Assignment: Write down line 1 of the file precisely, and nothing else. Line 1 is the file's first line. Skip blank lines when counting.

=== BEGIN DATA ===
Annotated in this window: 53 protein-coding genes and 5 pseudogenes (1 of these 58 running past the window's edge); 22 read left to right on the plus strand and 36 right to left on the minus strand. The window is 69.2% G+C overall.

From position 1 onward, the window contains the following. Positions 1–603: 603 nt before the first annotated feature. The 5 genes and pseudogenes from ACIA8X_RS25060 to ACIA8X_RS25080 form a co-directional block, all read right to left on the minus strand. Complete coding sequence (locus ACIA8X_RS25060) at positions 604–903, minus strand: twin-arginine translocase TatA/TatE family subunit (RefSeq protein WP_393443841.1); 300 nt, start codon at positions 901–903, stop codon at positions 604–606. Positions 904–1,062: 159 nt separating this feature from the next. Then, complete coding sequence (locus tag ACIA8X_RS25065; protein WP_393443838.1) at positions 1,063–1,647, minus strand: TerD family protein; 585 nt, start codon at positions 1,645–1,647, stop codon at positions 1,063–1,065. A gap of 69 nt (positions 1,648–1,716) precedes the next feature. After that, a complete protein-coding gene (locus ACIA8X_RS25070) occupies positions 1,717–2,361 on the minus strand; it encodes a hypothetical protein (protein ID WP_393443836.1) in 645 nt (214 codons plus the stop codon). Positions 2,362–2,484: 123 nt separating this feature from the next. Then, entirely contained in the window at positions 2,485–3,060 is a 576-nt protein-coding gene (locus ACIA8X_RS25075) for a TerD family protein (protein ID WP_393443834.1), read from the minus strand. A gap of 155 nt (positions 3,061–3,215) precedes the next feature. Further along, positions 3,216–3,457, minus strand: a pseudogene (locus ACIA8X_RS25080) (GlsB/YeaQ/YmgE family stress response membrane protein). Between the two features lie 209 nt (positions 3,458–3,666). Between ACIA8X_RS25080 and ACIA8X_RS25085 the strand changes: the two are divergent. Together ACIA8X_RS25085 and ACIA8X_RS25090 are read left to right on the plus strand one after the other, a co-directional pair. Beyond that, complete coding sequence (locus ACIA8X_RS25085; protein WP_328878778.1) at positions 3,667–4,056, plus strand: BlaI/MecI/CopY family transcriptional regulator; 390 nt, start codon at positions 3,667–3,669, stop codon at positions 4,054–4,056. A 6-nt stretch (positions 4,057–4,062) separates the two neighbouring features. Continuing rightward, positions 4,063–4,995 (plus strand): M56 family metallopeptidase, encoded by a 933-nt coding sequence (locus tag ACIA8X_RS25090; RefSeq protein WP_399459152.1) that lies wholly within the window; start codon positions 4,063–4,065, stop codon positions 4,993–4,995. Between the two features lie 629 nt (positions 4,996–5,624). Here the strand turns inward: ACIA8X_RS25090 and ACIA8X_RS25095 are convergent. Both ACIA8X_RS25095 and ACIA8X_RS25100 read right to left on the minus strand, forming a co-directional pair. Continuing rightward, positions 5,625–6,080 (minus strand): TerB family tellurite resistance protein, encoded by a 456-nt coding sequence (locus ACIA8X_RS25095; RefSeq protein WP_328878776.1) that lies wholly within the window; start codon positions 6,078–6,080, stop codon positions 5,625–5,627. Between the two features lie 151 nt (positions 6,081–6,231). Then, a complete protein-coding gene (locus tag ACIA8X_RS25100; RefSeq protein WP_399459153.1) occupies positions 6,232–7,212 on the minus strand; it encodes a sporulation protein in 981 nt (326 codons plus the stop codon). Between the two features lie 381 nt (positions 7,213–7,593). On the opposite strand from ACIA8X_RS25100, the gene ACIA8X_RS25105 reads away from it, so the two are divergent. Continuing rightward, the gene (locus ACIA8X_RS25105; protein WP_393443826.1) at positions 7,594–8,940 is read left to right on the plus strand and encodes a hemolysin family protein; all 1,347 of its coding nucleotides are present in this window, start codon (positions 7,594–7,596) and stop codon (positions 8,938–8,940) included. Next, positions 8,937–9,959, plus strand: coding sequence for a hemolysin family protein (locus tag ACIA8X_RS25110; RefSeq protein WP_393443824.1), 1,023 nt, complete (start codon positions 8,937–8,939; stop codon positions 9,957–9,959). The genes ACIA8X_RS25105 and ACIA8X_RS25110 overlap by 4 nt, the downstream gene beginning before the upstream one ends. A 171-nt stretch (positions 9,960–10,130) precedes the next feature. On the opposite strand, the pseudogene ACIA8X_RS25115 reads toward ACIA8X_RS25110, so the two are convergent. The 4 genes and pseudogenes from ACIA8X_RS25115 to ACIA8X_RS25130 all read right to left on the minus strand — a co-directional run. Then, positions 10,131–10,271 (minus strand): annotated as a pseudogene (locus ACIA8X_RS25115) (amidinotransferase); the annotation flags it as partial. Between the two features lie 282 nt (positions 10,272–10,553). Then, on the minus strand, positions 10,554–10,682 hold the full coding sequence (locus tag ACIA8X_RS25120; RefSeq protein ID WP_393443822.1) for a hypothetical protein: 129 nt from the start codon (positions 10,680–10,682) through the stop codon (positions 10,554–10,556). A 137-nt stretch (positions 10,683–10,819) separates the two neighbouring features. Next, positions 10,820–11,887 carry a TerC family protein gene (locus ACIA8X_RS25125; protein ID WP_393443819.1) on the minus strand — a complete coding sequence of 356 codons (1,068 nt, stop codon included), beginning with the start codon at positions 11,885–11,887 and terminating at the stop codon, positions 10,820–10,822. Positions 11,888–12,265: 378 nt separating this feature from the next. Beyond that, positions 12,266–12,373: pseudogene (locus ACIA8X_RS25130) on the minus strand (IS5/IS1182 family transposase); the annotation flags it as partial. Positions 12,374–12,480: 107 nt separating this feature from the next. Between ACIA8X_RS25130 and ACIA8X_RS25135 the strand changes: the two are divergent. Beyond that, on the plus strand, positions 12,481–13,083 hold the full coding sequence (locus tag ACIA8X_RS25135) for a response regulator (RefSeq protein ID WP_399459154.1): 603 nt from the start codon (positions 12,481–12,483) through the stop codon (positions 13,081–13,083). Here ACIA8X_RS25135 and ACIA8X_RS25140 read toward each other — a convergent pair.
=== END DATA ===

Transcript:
Annotated in this window: 53 protein-coding genes and 5 pseudogenes (1 of these 58 running past the window's edge); 22 read left to right on the plus strand and 36 right to left on the minus strand. The window is 69.2% G+C overall.